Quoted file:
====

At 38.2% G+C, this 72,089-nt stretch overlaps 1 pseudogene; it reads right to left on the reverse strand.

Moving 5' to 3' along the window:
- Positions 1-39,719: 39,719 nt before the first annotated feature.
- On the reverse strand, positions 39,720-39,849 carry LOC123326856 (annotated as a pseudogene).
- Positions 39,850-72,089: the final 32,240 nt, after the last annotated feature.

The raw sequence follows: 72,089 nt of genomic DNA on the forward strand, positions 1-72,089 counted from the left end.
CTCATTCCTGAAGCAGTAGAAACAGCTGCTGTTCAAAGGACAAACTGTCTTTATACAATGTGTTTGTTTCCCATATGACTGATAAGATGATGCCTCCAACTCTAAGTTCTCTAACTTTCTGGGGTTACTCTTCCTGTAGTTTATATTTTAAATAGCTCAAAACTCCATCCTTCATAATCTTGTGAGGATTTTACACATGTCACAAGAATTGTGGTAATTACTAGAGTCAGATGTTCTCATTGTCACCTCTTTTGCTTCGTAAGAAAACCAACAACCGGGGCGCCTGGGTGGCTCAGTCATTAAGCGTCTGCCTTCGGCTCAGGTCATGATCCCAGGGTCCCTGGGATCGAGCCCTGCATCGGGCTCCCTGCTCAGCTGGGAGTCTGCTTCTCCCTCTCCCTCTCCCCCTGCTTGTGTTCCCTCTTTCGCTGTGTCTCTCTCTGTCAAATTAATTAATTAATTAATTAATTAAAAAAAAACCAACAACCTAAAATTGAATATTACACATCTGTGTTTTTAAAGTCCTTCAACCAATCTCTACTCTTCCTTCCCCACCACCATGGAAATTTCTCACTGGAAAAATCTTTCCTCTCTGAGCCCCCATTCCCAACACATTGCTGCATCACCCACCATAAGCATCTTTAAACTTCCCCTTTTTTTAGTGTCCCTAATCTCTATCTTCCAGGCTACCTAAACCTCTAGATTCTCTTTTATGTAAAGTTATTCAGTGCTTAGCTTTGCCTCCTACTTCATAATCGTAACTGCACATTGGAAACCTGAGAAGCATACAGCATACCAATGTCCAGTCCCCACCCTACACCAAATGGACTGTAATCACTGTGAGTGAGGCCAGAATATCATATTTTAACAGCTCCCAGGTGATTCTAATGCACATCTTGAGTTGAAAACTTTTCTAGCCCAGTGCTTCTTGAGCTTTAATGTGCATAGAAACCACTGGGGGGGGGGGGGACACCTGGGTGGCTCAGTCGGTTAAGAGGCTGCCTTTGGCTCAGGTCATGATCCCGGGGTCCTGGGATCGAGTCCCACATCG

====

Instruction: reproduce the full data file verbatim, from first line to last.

At 38.2% G+C, this 72,089-nt stretch overlaps 1 pseudogene; it reads right to left on the reverse strand.

Moving 5' to 3' along the window:
- Positions 1-39,719: 39,719 nt before the first annotated feature.
- On the reverse strand, positions 39,720-39,849 carry LOC123326856 (annotated as a pseudogene).
- Positions 39,850-72,089: the final 32,240 nt, after the last annotated feature.

The raw sequence follows: 72,089 nt of genomic DNA on the forward strand, positions 1-72,089 counted from the left end.
CTCATTCCTGAAGCAGTAGAAACAGCTGCTGTTCAAAGGACAAACTGTCTTTATACAATGTGTTTGTTTCCCATATGACTGATAAGATGATGCCTCCAACTCTAAGTTCTCTAACTTTCTGGGGTTACTCTTCCTGTAGTTTATATTTTAAATAGCTCAAAACTCCATCCTTCATAATCTTGTGAGGATTTTACACATGTCACAAGAATTGTGGTAATTACTAGAGTCAGATGTTCTCATTGTCACCTCTTTTGCTTCGTAAGAAAACCAACAACCGGGGCGCCTGGGTGGCTCAGTCATTAAGCGTCTGCCTTCGGCTCAGGTCATGATCCCAGGGTCCCTGGGATCGAGCCCTGCATCGGGCTCCCTGCTCAGCTGGGAGTCTGCTTCTCCCTCTCCCTCTCCCCCTGCTTGTGTTCCCTCTTTCGCTGTGTCTCTCTCTGTCAAATTAATTAATTAATTAATTAATTAAAAAAAAACCAACAACCTAAAATTGAATATTACACATCTGTGTTTTTAAAGTCCTTCAACCAATCTCTACTCTTCCTTCCCCACCACCATGGAAATTTCTCACTGGAAAAATCTTTCCTCTCTGAGCCCCCATTCCCAACACATTGCTGCATCACCCACCATAAGCATCTTTAAACTTCCCCTTTTTTTAGTGTCCCTAATCTCTATCTTCCAGGCTACCTAAACCTCTAGATTCTCTTTTATGTAAAGTTATTCAGTGCTTAGCTTTGCCTCCTACTTCATAATCGTAACTGCACATTGGAAACCTGAGAAGCATACAGCATACCAATGTCCAGTCCCCACCCTACACCAAATGGACTGTAATCACTGTGAGTGAGGCCAGAATATCATATTTTAACAGCTCCCAGGTGATTCTAATGCACATCTTGAGTTGAAAACTTTTCTAGCCCAGTGCTTCTTGAGCTTTAATGTGCATAGAAACCACTGGGGGGGGGGGGGACACCTGGGTGGCTCAGTCGGTTAAGAGGCTGCCTTTGGCTCAGGTCATGATCCCGGGGTCCTGGGATCGAGTCCCACATCG